PUSD and other Districts Lobbying State for Relief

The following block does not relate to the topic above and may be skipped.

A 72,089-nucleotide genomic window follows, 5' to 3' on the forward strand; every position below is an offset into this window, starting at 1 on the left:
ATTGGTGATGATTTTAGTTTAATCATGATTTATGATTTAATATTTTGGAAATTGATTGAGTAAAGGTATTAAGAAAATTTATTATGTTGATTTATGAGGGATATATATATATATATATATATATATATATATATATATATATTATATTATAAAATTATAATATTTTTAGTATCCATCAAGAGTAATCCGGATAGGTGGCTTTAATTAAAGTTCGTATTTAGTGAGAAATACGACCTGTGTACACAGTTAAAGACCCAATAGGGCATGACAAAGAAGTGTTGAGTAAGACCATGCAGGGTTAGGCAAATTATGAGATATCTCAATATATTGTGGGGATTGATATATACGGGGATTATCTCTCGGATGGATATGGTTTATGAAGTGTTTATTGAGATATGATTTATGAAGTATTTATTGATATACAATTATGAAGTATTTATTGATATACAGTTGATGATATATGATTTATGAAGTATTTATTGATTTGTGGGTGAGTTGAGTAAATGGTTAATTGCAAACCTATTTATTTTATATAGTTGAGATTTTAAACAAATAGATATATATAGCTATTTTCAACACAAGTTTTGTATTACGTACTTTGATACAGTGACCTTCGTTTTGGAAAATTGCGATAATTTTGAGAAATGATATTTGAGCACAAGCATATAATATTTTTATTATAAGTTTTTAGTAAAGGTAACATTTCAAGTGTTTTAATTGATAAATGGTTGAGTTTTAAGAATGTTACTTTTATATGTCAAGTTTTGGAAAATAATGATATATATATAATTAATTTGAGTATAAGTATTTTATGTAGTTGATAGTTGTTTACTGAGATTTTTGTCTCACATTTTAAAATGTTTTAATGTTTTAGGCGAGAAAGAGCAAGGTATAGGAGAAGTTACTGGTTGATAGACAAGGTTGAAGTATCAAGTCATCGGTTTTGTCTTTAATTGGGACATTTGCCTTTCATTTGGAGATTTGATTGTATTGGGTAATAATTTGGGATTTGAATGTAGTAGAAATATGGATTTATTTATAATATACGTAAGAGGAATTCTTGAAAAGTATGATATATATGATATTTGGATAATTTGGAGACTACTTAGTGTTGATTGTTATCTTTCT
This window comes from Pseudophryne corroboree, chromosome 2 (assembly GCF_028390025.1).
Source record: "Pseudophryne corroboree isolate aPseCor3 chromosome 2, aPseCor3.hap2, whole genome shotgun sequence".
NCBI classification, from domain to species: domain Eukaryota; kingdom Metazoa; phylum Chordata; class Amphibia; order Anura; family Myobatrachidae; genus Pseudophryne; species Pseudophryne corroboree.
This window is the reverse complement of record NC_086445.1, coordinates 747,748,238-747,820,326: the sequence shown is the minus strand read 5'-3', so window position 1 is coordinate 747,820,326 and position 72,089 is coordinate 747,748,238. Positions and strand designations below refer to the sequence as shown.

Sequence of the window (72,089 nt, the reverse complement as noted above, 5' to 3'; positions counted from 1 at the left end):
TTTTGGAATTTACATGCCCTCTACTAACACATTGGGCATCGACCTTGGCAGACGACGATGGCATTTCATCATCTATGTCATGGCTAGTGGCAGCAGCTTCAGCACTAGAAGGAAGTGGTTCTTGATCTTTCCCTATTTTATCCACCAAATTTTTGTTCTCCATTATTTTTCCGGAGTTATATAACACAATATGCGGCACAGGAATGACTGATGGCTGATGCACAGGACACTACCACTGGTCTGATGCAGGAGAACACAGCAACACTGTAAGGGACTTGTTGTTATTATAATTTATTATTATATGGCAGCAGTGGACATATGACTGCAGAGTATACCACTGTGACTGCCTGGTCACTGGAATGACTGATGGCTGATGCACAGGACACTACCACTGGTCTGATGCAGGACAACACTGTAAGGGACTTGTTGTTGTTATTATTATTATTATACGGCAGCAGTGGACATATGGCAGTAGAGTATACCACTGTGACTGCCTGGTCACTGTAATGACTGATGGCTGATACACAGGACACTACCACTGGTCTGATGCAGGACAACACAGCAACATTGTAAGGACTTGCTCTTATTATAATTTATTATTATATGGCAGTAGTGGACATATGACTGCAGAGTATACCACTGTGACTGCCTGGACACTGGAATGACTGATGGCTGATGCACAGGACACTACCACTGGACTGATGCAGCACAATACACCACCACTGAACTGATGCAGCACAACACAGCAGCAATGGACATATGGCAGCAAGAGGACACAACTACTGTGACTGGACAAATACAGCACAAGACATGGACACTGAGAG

first_imgEducation PUSD and other Districts Lobbying State for Relief Published on Tuesday, April 21, 2020 | 4:49 pm Top of the News Community News HerbeautyWhy Luxury Fashion Brands Are So ExpensiveHerbeautyHerbeautyHerbeauty7 Most Startling Movie Moments We Didn’t Realize Were InsensitiveHerbeautyHerbeautyHerbeautyIs It Bad To Give Your Boyfriend An Ultimatum?HerbeautyHerbeautyHerbeautyStop Eating Read Meat (Before It’s Too Late)HerbeautyHerbeautyHerbeauty10 Most Influential Women In HistoryHerbeautyHerbeautyHerbeautyThis Trend Looks Kind Of Cool!HerbeautyHerbeauty Subscribe The Pasadena Unified School District, along with school officials in nearby cities are calling on the state to provide some relief to help districts impacted by the state’s Safer at Home order.The Los Angeles County Office of Education is also advocating with state leadership on behalf of districts for budget, program, and Local Control & Accountability Plan flexibilities; funding protections; resources for online learning, and other actions to protect fiscal solvency.The district may not receive a full allotment of money from Measure J due to lowered sales tax revenue caused by the shutdown of businesses throughout the city during the Coronavirus outbreak.“PUSD and other districts share the cost of a lobbying group which lobbies the relevant state folks on behalf of all of us. We are hopeful that the governor will provide relief from perhaps the 3 percent reserve requirement in the out years of our budget (21-22 and 22-23),” said PUSD Board Vice-President Scott Phelps. “We also would hope that the state uses its rainy day reserve because of course these times are what it is for.  While that is not just for schools, school funding is required to be at a level of at least 40 percent of the state general fund budget per Prop 98.”The district is still receiving annual daily attendance funds, and last Friday district officials applied for a FEMA grant.The pandemic forced local school districts to close around the country for safety reasons.State legislators announced weeks ago that new budget requests made in January were suspended and Gov. Gavin Newsom has made it clear that COVID-19 updates make it clear that he believes that schools will be an integral part of the state’s mid-term pandemic response, according to PUSD Board President Patrick Cahalan.“Thus the expectation must be that local school districts will have to do far more than their usual business in the upcoming months,” Cahalan said. “Opening in-person instruction with reasonable social distancing, for example, would require a large addition of staff.  However, with the state budget so dependent upon income and capital gains taxes, it is also already abundantly clear that state revenue will take a significant hit in this calendar year.  It is unknown what the state budget for education will look like in June with the demand for more services competing with a lack of structural funding.  I personally hope the governor is taking a realistic view of what districts can do with the resources available to them and assigns new funding accordingly, but hope by itself does not ensure a workable budget.”Right now the district is better off than some other districts. Officials already had Chromebooks for students and a curriculum in place by the time students were sent home.In comparison, the Los Angeles Unified School District virus response will cost the district $200 million. The district’s entire budget is roughly $8 billion, according to Superintendent Austin Beutner.The district faced state takeover two years ago when it came precariously close to being unable to meet its three percent reserve.City officials vowed to use money from a three-quarter cent tax increase to help the district maintain its reserves. However, since businesses have been closed there is less sales tax, and the city is forced to use more of those funds to keep basic city services running smoothly.“The Los Angeles County Office of Education is working closely with all 80 districts to help them prepare for and successfully weather the financial challenges that lie ahead,” said Margo Minecki, public information officer at LACOE.“LACOE is assisting districts in reviewing budget priorities, monitoring and evaluating program spending, and adjusting budget projections to align with available resources to ensure solvency.”The governor usually submits his revised budget in May. About 40 percent of that usually goes to education.However, this year tax day has been pushed back until July, which means Gov. Newsome won’t know much about actual receipts when he issues the revised budget in May according to Phelps.“We are advocating with the state for flexibility and support so that PUSD can be prepared to support our students and lead our community’s return to normal times.  Depending on how flexible the state is, we need to be prepared to support our students in a different environment when they return,” Phelps said. Name (required)  Mail (required) (not be published)  Website  EVENTS & ENTERTAINMENT | FOOD & DRINK | THE ARTS | REAL ESTATE | HOME & GARDEN | WELLNESS | SOCIAL SCENE | GETAWAYS | PARENTS & KIDS Community News More Cool Stuff Get our daily Pasadena newspaper in your email box. 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